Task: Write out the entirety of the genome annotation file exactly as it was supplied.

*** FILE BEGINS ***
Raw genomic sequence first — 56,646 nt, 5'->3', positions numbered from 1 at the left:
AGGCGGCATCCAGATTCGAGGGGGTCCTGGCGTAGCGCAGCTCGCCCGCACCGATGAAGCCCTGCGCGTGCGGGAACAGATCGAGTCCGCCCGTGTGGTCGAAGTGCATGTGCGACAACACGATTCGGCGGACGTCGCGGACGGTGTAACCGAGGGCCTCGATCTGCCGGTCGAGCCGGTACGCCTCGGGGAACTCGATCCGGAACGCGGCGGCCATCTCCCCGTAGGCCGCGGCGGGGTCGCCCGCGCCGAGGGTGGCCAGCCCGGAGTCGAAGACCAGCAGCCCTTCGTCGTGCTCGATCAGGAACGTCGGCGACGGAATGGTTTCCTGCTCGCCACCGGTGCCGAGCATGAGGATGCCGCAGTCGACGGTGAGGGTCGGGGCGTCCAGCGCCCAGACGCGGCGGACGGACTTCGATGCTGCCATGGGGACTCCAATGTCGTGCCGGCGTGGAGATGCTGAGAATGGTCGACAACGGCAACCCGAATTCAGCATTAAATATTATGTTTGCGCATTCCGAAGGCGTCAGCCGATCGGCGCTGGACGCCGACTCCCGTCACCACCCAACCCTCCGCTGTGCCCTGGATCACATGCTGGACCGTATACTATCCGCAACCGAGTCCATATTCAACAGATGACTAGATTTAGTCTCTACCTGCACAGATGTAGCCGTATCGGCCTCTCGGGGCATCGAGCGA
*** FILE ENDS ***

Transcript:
Raw genomic sequence first — 56,646 nt, 5'->3', positions numbered from 1 at the left:
AGGCGGCATCCAGATTCGAGGGGGTCCTGGCGTAGCGCAGCTCGCCCGCACCGATGAAGCCCTGCGCGTGCGGGAACAGATCGAGTCCGCCCGTGTGGTCGAAGTGCATGTGCGACAACACGATTCGGCGGACGTCGCGGACGGTGTAACCGAGGGCCTCGATCTGCCGGTCGAGCCGGTACGCCTCGGGGAACTCGATCCGGAACGCGGCGGCCATCTCCCCGTAGGCCGCGGCGGGGTCGCCCGCGCCGAGGGTGGCCAGCCCGGAGTCGAAGACCAGCAGCCCTTCGTCGTGCTCGATCAGGAACGTCGGCGACGGAATGGTTTCCTGCTCGCCACCGGTGCCGAGCATGAGGATGCCGCAGTCGACGGTGAGGGTCGGGGCGTCCAGCGCCCAGACGCGGCGGACGGACTTCGATGCTGCCATGGGGACTCCAATGTCGTGCCGGCGTGGAGATGCTGAGAATGGTCGACAACGGCAACCCGAATTCAGCATTAAATATTATGTTTGCGCATTCCGAAGGCGTCAGCCGATCGGCGCTGGACGCCGACTCCCGTCACCACCCAACCCTCCGCTGTGCCCTGGATCACATGCTGGACCGTATACTATCCGCAACCGAGTCCATATTCAACAGATGACTAGATTTAGTCTCTACCTGCACAGATGTAGCCGTATCGGCCTCTCGGGGCATCGAGCGA